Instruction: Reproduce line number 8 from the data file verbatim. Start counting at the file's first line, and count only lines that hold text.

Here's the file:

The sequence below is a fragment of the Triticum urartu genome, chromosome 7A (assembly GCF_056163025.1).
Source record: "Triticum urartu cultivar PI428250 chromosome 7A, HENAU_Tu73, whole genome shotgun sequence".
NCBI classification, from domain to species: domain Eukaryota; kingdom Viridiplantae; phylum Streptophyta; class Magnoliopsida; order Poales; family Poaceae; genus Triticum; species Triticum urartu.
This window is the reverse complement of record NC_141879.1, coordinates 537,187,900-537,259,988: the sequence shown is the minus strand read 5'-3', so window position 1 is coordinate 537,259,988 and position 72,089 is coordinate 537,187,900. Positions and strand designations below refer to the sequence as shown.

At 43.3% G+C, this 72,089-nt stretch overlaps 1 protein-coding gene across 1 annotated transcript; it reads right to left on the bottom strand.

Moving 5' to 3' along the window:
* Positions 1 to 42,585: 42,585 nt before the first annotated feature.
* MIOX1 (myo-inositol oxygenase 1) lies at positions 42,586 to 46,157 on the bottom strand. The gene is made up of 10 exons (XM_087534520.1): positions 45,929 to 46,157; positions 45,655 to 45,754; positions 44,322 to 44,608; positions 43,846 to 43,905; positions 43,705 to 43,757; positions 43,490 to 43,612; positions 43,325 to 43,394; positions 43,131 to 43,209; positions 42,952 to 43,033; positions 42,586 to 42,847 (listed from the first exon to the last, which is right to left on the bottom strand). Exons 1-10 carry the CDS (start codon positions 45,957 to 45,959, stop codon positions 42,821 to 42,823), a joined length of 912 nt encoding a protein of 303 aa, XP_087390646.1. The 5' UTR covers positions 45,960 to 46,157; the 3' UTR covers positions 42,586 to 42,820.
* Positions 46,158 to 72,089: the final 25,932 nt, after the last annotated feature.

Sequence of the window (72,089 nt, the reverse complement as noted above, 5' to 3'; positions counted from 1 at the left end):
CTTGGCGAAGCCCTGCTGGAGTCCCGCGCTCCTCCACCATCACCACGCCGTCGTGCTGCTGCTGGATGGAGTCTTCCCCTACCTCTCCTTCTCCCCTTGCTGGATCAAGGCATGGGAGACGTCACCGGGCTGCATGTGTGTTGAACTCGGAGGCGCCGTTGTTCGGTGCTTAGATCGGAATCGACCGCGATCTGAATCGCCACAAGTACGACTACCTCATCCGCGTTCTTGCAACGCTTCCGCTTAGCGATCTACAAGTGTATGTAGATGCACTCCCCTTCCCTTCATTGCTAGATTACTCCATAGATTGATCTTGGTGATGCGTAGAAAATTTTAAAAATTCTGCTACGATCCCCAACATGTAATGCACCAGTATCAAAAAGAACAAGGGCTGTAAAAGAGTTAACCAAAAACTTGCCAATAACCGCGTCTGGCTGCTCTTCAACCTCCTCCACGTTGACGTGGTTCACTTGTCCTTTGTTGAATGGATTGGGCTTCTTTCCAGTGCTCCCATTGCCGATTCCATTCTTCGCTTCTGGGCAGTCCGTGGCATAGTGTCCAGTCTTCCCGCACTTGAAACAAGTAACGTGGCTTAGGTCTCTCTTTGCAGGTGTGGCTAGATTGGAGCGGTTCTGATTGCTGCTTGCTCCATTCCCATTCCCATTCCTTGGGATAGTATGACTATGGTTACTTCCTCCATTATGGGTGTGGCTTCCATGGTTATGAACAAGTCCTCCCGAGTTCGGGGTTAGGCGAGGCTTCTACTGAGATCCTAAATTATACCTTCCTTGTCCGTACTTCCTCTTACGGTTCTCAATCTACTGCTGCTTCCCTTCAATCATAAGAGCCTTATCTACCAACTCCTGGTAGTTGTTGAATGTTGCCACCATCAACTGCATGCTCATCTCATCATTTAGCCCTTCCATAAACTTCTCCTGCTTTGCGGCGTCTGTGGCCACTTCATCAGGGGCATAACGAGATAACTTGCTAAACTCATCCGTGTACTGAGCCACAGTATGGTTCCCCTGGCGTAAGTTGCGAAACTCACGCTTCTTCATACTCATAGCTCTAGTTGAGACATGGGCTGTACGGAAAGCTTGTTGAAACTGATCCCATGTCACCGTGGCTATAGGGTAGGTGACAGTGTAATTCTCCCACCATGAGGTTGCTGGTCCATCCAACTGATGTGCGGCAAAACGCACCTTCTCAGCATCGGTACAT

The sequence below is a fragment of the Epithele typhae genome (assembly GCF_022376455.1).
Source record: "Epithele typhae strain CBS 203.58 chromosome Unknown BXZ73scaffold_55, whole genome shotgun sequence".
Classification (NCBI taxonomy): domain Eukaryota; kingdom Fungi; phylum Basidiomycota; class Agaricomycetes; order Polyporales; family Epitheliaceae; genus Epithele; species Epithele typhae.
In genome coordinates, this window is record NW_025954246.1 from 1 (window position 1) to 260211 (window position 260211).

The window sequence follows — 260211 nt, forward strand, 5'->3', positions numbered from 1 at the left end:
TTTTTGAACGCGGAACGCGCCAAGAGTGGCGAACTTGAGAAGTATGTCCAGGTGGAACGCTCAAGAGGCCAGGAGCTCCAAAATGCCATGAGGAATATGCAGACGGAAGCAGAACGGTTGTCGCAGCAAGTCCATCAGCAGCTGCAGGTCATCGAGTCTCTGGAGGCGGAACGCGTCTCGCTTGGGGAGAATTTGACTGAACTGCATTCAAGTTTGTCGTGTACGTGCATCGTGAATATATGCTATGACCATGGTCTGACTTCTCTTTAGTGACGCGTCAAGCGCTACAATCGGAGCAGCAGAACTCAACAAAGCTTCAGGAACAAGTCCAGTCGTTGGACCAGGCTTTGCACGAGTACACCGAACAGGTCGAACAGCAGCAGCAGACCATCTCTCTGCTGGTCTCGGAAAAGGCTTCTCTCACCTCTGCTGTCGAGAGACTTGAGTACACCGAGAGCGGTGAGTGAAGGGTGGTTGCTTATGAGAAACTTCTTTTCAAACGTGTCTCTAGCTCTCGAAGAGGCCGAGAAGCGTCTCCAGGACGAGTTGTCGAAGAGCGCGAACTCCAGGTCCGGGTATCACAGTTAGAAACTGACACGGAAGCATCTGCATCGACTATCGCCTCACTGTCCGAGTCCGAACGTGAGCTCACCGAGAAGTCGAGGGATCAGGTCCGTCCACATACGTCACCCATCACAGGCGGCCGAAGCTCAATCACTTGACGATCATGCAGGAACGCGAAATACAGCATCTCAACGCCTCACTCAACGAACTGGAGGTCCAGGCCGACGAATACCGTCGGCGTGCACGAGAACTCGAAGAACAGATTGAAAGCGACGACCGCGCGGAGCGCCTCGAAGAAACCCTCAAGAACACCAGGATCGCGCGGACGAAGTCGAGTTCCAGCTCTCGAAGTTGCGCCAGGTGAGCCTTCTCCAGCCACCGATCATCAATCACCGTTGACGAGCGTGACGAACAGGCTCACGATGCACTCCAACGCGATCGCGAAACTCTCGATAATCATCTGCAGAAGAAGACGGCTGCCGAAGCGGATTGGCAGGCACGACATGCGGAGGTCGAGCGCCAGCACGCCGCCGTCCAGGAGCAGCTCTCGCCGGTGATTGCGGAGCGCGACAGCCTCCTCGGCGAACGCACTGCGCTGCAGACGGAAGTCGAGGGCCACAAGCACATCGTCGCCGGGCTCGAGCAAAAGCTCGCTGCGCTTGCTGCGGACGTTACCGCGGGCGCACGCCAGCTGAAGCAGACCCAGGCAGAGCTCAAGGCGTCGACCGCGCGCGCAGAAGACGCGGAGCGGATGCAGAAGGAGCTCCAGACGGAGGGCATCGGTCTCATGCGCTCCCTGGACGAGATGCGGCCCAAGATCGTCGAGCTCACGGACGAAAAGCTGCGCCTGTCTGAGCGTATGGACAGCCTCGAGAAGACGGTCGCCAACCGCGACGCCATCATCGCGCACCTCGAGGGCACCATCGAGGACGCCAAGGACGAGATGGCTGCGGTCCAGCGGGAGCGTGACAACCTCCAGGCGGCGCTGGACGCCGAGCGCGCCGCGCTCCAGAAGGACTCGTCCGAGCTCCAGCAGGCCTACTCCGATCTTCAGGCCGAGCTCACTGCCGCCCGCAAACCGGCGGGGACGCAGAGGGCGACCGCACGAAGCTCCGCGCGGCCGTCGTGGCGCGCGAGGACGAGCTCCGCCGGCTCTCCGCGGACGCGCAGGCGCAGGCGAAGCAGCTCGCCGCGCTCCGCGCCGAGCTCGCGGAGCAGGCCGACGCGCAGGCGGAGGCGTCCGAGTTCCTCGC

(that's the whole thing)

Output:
* MIOX1 (myo-inositol oxygenase 1) lies at positions 42,586 to 46,157 on the bottom strand. The gene is made up of 10 exons (XM_087534520.1): positions 45,929 to 46,157; positions 45,655 to 45,754; positions 44,322 to 44,608; positions 43,846 to 43,905; positions 43,705 to 43,757; positions 43,490 to 43,612; positions 43,325 to 43,394; positions 43,131 to 43,209; positions 42,952 to 43,033; positions 42,586 to 42,847 (listed from the first exon to the last, which is right to left on the bottom strand). Exons 1-10 carry the CDS (start codon positions 45,957 to 45,959, stop codon positions 42,821 to 42,823), a joined length of 912 nt encoding a protein of 303 aa, XP_087390646.1. The 5' UTR covers positions 45,960 to 46,157; the 3' UTR covers positions 42,586 to 42,820.